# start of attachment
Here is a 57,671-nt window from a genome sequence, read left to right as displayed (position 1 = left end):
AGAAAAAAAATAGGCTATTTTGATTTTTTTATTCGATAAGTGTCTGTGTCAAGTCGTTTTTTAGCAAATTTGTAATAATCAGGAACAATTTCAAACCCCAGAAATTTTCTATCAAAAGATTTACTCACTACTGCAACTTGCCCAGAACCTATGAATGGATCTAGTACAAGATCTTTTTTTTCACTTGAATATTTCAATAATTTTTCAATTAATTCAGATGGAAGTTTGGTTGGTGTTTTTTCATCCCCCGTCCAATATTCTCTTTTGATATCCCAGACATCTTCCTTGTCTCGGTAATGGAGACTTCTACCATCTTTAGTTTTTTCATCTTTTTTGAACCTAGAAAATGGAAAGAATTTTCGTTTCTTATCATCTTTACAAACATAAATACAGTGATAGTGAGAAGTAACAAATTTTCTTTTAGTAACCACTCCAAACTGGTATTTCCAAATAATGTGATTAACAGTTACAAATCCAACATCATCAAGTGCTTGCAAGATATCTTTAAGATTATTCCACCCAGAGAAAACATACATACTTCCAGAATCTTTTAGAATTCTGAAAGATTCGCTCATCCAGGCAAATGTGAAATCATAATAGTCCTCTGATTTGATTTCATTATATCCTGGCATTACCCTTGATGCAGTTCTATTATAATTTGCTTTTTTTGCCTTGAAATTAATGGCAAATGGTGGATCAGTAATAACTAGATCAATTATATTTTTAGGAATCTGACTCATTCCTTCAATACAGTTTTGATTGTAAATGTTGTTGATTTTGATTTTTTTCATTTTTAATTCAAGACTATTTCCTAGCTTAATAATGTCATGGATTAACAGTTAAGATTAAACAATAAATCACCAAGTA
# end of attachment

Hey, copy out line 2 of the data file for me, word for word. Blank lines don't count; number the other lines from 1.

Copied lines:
AGAAAAAAAATAGGCTATTTTGATTTTTTTATTCGATAAGTGTCTGTGTCAAGTCGTTTTTTAGCAAATTTGTAATAATCAGGAACAATTTCAAACCCCAGAAATTTTCTATCAAAAGATTTACTCACTACTGCAACTTGCCCAGAACCTATGAATGGATCTAGTACAAGATCTTTTTTTTCACTTGAATATTTCAATAATTTTTCAATTAATTCAGATGGAAGTTTGGTTGGTGTTTTTTCATCCCCCGTCCAATATTCTCTTTTGATATCCCAGACATCTTCCTTGTCTCGGTAATGGAGACTTCTACCATCTTTAGTTTTTTCATCTTTTTTGAACCTAGAAAATGGAAAGAATTTTCGTTTCTTATCATCTTTACAAACATAAATACAGTGATAGTGAGAAGTAACAAATTTTCTTTTAGTAACCACTCCAAACTGGTATTTCCAAATAATGTGATTAACAGTTACAAATCCAACATCATCAAGTGCTTGCAAGATATCTTTAAGATTATTCCACCCAGAGAAAACATACATACTTCCAGAATCTTTTAGAATTCTGAAAGATTCGCTCATCCAGGCAAATGTGAAATCATAATAGTCCTCTGATTTGATTTCATTATATCCTGGCATTACCCTTGATGCAGTTCTATTATAATTTGCTTTTTTTGCCTTGAAATTAATGGCAAATGGTGGATCAGTAATAACTAGATCAATTATATTTTTAGGAATCTGACTCATTCCTTCAATACAGTTTTGATTGTAAATGTTGTTGATTTTGATTTTTTTCATTTTTAATTCAAGACTATTTCCTAGCTTAATAATGTCATGGATTAACAGTTAAGATTAAACAATAAATCACCAAGTA